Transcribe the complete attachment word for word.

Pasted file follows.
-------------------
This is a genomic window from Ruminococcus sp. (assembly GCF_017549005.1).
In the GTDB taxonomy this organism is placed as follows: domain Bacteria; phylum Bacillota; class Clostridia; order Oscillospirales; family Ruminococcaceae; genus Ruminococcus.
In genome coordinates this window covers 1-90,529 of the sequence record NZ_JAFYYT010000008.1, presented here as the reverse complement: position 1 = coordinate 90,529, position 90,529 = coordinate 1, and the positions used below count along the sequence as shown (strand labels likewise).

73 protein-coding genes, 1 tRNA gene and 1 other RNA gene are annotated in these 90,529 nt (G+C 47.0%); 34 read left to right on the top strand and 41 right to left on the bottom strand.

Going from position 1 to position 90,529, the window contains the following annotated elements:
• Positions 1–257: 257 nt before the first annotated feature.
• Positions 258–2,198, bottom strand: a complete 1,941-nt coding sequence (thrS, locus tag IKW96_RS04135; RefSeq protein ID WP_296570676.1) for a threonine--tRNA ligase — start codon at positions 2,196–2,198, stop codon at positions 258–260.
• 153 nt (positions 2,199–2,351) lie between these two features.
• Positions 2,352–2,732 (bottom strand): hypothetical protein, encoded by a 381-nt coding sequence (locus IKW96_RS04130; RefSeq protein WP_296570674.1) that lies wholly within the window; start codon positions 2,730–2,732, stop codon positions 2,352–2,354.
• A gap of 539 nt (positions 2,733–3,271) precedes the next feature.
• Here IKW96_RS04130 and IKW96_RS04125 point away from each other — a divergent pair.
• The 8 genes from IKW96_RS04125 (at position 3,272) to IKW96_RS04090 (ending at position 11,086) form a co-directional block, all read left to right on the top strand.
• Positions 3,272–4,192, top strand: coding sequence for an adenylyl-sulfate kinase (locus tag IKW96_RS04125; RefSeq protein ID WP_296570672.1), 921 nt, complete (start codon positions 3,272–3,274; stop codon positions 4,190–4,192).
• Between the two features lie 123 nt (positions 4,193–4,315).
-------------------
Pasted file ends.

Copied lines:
This is a genomic window from Ruminococcus sp. (assembly GCF_017549005.1).
In the GTDB taxonomy this organism is placed as follows: domain Bacteria; phylum Bacillota; class Clostridia; order Oscillospirales; family Ruminococcaceae; genus Ruminococcus.
In genome coordinates this window covers 1-90,529 of the sequence record NZ_JAFYYT010000008.1, presented here as the reverse complement: position 1 = coordinate 90,529, position 90,529 = coordinate 1, and the positions used below count along the sequence as shown (strand labels likewise).

73 protein-coding genes, 1 tRNA gene and 1 other RNA gene are annotated in these 90,529 nt (G+C 47.0%); 34 read left to right on the top strand and 41 right to left on the bottom strand.

Going from position 1 to position 90,529, the window contains the following annotated elements:
• Positions 1–257: 257 nt before the first annotated feature.
• Positions 258–2,198, bottom strand: a complete 1,941-nt coding sequence (thrS, locus tag IKW96_RS04135; RefSeq protein ID WP_296570676.1) for a threonine--tRNA ligase — start codon at positions 2,196–2,198, stop codon at positions 258–260.
• 153 nt (positions 2,199–2,351) lie between these two features.
• Positions 2,352–2,732 (bottom strand): hypothetical protein, encoded by a 381-nt coding sequence (locus IKW96_RS04130; RefSeq protein WP_296570674.1) that lies wholly within the window; start codon positions 2,730–2,732, stop codon positions 2,352–2,354.
• A gap of 539 nt (positions 2,733–3,271) precedes the next feature.
• Here IKW96_RS04130 and IKW96_RS04125 point away from each other — a divergent pair.
• The 8 genes from IKW96_RS04125 (at position 3,272) to IKW96_RS04090 (ending at position 11,086) form a co-directional block, all read left to right on the top strand.
• Positions 3,272–4,192, top strand: coding sequence for an adenylyl-sulfate kinase (locus tag IKW96_RS04125; RefSeq protein ID WP_296570672.1), 921 nt, complete (start codon positions 3,272–3,274; stop codon positions 4,190–4,192).
• Between the two features lie 123 nt (positions 4,193–4,315).